HARARE – The International Monetary Fund (IMF) has called on President Emmerson Mnangagwa to “collaborate peacefully” with opposition rivals, as it ruled out any immediate resumption of lending to Zimbabwe.

Zimbabwe is in a “difficult situation”, the IMF said.

“We encourage all stakeholders to collaborate peacefully. I think that’s the word I would want to stress, is ‘peacefully’,” IMF communications director Gerry Rice said during a briefing with reporters on February 7.

Rice was responding to a question about a crackdown by security forces which followed nationwide fuel protests on January 14.

Rice called on Mnangagwa and his government to “try to develop policies that will stabilise the economy and promote sustainable and inclusive growth”, adding: “It’s clearly a very difficult situation there in Zimbabwe and we recognise that.”

He said Zimbabwe, which cleared its 15-year debt with the IMF in 2016, must clear its other obligations before it can be considered for lending.

“Zimbabwe has cleared, indeed, its arrears to the IMF. But arrears remain outstanding to other multilateral creditors including the World Bank and that severely limits Zimbabwe’s access to international financial support. Although Zimbabwe has no arrears to the IMF, our rules would preclude lending given the arrears to other financial institutions,” Rice said.

Zimbabwe owes $687 million to the African Development Bank, $1.4 billion to the World Bank and $322 million to the European Investment Bank.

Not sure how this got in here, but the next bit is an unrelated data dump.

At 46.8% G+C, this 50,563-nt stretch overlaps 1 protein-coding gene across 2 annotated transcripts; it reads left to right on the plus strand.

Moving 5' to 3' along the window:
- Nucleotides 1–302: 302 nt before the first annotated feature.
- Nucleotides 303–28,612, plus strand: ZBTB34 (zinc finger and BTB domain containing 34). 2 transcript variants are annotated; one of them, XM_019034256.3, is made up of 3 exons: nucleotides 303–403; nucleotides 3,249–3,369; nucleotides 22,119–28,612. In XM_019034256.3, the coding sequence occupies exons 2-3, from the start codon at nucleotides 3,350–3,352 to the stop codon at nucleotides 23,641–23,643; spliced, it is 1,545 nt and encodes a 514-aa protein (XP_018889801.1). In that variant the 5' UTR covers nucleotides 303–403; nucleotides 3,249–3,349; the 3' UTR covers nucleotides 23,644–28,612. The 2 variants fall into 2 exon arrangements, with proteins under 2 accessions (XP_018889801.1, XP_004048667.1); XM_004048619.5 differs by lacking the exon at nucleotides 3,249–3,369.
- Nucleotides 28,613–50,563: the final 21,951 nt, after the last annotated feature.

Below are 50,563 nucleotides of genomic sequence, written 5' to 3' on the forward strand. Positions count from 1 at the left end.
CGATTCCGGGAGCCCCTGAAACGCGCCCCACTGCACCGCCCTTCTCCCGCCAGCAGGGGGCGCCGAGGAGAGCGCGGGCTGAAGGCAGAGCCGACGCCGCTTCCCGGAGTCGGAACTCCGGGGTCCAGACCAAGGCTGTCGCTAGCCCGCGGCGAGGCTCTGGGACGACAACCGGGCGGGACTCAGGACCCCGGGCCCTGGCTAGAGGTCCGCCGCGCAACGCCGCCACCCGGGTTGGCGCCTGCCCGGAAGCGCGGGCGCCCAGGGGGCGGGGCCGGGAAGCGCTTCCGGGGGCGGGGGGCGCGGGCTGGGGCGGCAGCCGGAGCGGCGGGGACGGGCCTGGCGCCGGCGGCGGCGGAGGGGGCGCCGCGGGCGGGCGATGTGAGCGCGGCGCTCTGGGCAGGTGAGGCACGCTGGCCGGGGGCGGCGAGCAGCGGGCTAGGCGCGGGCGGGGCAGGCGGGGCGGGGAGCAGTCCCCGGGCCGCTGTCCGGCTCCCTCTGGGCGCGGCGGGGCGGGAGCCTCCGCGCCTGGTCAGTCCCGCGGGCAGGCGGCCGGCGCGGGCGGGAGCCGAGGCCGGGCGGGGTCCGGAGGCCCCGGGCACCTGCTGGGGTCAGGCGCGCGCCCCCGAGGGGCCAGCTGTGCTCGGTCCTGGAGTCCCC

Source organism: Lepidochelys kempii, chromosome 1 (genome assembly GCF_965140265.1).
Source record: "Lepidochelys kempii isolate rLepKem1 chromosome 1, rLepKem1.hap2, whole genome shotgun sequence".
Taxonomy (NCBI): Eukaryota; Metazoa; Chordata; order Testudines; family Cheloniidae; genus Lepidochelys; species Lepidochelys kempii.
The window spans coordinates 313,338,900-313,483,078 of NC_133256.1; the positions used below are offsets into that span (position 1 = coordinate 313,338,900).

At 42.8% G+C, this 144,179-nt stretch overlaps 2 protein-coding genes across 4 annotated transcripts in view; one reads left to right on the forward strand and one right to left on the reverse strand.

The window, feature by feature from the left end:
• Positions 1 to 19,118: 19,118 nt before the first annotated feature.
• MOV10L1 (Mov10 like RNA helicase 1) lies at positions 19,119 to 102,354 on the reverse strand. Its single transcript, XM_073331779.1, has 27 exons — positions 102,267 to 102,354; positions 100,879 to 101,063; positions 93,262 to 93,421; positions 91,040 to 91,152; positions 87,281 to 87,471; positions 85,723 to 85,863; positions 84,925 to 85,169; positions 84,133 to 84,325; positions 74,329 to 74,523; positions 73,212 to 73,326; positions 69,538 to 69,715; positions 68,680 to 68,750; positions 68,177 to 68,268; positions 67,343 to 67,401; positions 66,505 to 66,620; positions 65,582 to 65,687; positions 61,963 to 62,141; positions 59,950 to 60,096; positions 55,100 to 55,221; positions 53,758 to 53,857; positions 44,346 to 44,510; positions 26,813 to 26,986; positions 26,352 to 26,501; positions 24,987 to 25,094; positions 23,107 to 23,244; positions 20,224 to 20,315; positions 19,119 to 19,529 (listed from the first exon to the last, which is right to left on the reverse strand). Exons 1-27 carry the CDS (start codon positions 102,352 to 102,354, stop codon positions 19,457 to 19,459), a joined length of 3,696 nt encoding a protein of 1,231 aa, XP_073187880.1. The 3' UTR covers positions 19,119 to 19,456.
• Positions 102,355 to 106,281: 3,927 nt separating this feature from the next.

Finance Minister Mthuli Ncube has anchored his plan for economic recovery on clearing Zimbabwe’s international debts to unlock new funding, but that was before the government unleashed troops to quell unrest on the streets after Mnangagwa decreed a 168 percent fuel price increase.

Human rights groups say at least 17 people have been killed, over 600 brutalised and more than 1,000 arrested in the ongoing operation by security forces which has drawn international outrage.

Harriet Baldwin, Britain’s Minister for Africa, said last week they would vote against any lending to Zimbabwe.

“The idea that we would step up to the plate and say ‘look guys, the government is doing this to its own citizens, shooting them with live ammunition, a range of other egregious violations, and you know what, the UK is really happy to argue that now is the time for them to be helped with their international arrears’; you may push back on this, but I find that a very difficult political case to make,” Baldwin said February 5.